The Vinny Walk starts below the gardens and consists of four areas alongside the Vinny Water. These include the Spring Meadow, Mesopotamia, the Vinny Garden and the Hornbeam Walk which in turn leads on to the Policy Field.
Through the gate at the foot of the garden is a small meadow, formerly a drying and bleaching green for the chapel-like “gothick” wash-house, built over 200 years ago. In spring there is a fine display of snowdrops and purple and white crocus which have naturalized over the years. A path leads across the meadow towards the river and a white painted wooden bridge.
This rather grand name refers to the narrow strip of land between the man-made channel of the Turbie Burn and the course of the Vinny Water beyond. Stately beech and lime trees shade the riverside walk which is overlooked by an unusual turreted doo’cot. On this building, a very worn and carved stone bore the Ogilvy and Guthrie arms, and the date 1643. One of the turrets served as a feed-store for pigeons which once occupied the hundreds of nest boxes which line the inside of the building.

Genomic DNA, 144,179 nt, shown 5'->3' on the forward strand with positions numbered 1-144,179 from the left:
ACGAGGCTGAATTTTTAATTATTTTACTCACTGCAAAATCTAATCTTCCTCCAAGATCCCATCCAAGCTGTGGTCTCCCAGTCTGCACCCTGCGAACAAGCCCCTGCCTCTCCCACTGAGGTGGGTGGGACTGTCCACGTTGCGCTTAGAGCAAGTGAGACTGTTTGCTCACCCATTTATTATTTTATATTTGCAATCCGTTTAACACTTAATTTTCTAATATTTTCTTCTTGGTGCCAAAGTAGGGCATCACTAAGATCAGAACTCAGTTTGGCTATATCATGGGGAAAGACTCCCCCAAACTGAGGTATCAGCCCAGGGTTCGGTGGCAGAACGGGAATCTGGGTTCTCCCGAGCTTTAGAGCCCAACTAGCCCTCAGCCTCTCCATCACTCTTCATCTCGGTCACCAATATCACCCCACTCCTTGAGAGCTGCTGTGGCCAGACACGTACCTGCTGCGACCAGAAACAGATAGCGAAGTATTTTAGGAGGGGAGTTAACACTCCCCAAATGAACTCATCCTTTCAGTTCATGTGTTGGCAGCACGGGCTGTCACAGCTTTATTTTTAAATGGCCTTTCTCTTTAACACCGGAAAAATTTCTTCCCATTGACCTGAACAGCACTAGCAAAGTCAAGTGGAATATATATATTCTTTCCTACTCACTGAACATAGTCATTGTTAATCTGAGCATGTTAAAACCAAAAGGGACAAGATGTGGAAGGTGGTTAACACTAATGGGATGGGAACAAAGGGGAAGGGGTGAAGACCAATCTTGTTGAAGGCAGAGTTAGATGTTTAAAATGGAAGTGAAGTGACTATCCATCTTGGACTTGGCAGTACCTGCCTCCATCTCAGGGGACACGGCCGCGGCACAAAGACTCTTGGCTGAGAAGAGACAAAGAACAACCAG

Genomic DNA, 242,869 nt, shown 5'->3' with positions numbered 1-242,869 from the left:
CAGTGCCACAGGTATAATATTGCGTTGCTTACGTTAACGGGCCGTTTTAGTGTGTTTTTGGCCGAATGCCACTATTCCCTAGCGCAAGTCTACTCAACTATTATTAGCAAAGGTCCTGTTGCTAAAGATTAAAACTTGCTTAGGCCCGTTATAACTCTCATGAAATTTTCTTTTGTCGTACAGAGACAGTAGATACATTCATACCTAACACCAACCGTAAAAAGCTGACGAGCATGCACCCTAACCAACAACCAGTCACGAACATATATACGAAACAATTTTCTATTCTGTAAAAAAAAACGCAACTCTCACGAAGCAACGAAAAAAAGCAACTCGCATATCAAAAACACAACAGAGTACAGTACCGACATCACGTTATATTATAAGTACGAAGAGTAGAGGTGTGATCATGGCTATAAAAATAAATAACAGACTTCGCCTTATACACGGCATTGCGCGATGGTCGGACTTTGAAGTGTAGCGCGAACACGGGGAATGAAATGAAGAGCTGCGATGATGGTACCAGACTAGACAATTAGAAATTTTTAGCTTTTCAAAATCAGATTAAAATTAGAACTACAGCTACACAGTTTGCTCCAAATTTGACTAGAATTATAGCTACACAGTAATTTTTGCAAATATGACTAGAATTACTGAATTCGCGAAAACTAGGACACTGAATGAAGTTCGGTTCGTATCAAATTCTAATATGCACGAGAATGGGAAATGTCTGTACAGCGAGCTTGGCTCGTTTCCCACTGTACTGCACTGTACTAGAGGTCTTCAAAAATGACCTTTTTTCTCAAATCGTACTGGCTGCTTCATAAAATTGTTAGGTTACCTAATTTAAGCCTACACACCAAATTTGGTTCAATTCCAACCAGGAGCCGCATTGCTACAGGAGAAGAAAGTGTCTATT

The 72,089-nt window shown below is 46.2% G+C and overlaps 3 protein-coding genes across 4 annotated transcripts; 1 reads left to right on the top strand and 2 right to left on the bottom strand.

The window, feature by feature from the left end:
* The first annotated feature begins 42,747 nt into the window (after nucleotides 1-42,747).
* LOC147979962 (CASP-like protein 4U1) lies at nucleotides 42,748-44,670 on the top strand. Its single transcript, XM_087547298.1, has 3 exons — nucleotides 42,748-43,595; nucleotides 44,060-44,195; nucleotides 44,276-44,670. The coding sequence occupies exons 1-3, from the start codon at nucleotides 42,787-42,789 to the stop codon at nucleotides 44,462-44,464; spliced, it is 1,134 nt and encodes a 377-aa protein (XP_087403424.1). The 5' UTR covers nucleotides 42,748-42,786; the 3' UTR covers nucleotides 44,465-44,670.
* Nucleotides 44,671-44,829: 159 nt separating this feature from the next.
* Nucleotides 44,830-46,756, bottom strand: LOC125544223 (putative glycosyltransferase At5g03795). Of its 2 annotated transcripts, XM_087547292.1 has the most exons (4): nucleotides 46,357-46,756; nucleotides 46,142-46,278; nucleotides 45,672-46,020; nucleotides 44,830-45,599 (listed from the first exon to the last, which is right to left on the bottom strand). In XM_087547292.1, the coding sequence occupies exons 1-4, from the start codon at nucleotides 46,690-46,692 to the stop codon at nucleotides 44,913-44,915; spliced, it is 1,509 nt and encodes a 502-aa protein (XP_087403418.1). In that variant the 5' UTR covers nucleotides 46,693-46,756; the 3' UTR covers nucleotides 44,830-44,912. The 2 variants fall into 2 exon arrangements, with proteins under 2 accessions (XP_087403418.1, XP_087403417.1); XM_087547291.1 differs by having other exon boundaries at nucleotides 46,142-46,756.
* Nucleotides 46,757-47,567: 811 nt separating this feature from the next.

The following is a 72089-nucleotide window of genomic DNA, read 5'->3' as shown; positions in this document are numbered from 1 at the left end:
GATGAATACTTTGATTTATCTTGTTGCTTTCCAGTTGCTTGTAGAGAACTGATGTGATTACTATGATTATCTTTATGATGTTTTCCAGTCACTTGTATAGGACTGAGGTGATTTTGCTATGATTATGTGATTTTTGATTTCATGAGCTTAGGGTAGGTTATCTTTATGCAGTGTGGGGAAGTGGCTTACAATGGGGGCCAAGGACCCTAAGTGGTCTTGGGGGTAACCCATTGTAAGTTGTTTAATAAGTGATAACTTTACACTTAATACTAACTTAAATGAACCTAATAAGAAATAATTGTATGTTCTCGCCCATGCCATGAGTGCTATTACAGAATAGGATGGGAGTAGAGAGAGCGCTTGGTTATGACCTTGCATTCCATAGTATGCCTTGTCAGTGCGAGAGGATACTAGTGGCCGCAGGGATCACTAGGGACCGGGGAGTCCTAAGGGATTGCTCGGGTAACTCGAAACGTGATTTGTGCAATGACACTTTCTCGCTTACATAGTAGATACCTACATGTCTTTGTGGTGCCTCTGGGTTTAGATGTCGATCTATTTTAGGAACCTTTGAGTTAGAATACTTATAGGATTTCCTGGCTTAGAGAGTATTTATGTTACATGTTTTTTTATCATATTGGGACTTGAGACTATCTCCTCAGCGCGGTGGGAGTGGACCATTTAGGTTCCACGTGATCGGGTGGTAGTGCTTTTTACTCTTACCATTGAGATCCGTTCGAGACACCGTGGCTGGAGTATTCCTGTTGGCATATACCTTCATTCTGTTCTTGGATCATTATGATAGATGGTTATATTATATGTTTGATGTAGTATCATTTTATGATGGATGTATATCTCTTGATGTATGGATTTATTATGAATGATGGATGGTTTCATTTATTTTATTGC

In this secluded part of the gardens alongside the Vinny Water you will find a small Cupid struggling with his bow and arrow. Probably planted in Victorian times, the area now includes some huge variegated hollies, a handkerchief tree and a fine North American tulip tree. Pride of place, thought, must surely go to the paperbark maple, (Acer griseum) which greets you as you enter the garden – a tree now believed to be extinct in its native Manchuria.
A bridge takes you back across the Turbie Burn, and a path which climbs up the bank, to a walk leading back towards the house, part of which is planted with native hornbeam trees. In the spring this whole area is a mass of daffodils and narcissus. To your left is a ha-ha or sunken wall which gives uninterrupted views from the house across the adjacent Policy Field. Fine copper beaches and a pair of venerable Spanish chestnut trees stand on the lawn in front of the house.